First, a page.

I want to mention Margaret Sullivan’s Washington Post (Style section) article today about new state laws restricting protests that disrupt traffic or businesses.  She says that the kinds of protests that ended the Vietnam War (and the draft) might be illegal in many states (well, remember Kent State in 1970). We’ll have to come back to this.

I also want to mention Villasenor’s study for Brookings on attitudes toward free speech on campus.  Younger adults, without the same grounding in civics classes that my generation had, seem to gravitate to a more authoritarian concept of how speech works in society.  That is, the intended effect and likely actions on the listener or watcher matter (“implicit content”), as does the idea that words can be weaponized (even if by Russia on Facebook).

(Posted: Monday, September 25, 2017 at 11 AM EDT)

Prosecuting police for “profiling” misconduct will not be easy; look at Freddie Gray case

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The acquittal now of Caesar Goodson in the Freddie Gray case  (CNN story, NY Times story) suggests that criminal prosecutions of the six officers will not be successful, and that Maryln Mosby has grossly overcharged.

On CNN’s “Legal Guys” Saturday, defense attorney Richard Herman said bluntly that you cannot use prosecution just to prevent riots. Herman believes there should not be any more trials.  “Hot Air” offers a similar perspective.

The bench trial probably helped the defendants, as a judge is more likely to apply criminal law literally and not consider politics or victims’ emotions, as a jury might.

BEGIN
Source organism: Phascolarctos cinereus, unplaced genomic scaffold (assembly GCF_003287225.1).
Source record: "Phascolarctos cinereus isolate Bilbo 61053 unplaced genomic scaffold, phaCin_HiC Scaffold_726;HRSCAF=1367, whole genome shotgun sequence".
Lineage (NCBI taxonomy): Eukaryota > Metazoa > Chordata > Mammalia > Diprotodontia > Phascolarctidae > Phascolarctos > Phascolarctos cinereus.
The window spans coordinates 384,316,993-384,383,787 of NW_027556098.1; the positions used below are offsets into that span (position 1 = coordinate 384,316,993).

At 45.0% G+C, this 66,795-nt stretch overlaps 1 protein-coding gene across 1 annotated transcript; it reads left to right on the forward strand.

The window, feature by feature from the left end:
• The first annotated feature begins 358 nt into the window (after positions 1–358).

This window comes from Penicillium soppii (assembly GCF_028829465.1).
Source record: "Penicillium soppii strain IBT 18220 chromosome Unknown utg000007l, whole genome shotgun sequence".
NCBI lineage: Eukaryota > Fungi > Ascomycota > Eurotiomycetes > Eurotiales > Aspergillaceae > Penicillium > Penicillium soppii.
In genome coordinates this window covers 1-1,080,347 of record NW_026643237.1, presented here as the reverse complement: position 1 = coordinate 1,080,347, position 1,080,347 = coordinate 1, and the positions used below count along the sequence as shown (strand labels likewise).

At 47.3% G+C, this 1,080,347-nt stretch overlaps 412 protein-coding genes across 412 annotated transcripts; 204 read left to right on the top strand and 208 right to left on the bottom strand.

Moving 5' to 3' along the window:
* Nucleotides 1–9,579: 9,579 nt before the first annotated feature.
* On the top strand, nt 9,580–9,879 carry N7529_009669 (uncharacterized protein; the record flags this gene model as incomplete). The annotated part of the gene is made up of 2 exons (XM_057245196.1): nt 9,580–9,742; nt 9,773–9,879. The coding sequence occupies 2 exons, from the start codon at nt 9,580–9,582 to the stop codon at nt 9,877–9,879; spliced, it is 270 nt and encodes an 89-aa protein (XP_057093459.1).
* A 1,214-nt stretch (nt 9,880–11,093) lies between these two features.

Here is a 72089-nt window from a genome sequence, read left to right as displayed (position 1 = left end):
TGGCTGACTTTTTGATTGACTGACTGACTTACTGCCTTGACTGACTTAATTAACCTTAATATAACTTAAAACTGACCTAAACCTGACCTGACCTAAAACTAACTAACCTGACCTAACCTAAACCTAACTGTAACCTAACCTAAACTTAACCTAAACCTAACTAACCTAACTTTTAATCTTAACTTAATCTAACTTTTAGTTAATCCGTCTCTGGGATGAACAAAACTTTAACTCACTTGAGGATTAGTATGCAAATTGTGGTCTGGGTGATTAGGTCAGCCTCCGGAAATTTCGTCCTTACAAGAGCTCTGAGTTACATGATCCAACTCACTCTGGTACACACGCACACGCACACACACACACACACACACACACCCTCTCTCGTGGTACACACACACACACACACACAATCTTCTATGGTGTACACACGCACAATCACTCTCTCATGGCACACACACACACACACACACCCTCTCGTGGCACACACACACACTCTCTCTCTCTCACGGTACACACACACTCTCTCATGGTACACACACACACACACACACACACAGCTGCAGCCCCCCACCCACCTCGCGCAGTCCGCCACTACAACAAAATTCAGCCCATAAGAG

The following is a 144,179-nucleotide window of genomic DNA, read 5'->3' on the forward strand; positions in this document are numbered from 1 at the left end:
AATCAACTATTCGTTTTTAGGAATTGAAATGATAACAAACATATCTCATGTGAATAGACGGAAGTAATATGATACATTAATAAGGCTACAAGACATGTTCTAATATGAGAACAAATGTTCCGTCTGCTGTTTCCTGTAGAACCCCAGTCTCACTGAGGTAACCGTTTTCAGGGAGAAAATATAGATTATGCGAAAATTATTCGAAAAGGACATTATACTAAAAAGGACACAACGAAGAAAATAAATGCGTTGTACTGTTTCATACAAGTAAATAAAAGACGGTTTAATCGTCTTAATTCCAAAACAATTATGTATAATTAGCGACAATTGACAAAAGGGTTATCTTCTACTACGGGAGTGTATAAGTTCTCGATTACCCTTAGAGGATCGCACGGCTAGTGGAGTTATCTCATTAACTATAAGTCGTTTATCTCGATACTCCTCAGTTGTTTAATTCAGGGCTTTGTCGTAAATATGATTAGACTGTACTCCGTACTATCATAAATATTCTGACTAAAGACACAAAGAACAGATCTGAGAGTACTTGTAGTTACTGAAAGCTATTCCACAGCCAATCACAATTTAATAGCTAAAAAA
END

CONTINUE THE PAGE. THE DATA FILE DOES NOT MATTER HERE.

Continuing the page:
The Baltimore Sun had discussed a novel theory for prosecuting Nero, which the judge did not buy, based on the fact that Gray should not have been arrested in the first place.

I did film some of the protest marches in Washington DC in late 2014, and visited the site in Baltimore’s Sandtown the last week of April 2015.  But I suppose people will come on me, that I don’t “join in” with protests, as if that were beneath me.

It does seem that the officers in the Freddie Gray case and in most of the similar cases around the nation behaved improperly, used excessive force, used racial profiling, and particularly failed to provide medical assistance when needed.  (The Darien Hunt case in Utah is interesting.)  Non-violent protests are quite justified, as are civil lawsuits.  I don’t know where police actually have criminal liability in cases like this.  In Maryland, according to the judge, the bar set by state law for a criminal prosecution of police officers is quite high.  It may be lower in other states.  Legislatures could review the wording of statutes in these situations.  Such review seems needed in Maryland. The future use of body cameras as evidence certainly needs careful attention.

The one major case where I disagree with the protestors a lot is the original incident in Ferguson, Mo.   In this case, it appears that Michael Brown’s own behavior (starting with an apparent petty offense in the convenience store and then his actions when confronted by Darren Wilson) had a lot to do with the tragic outcome.  In fact, Michael Brown supposedly had a promising future with college, and his behavior seems inexplicable.  That Wilson would wind up practically living in hiding is totally unacceptable.  Wilson’s defense seems, objectively, credible.  But this is not the case with most of the other high profile cases involving police misconduct or profiling.

(Published: Saturday, June 25, 2016 at 2:15 PM EDT)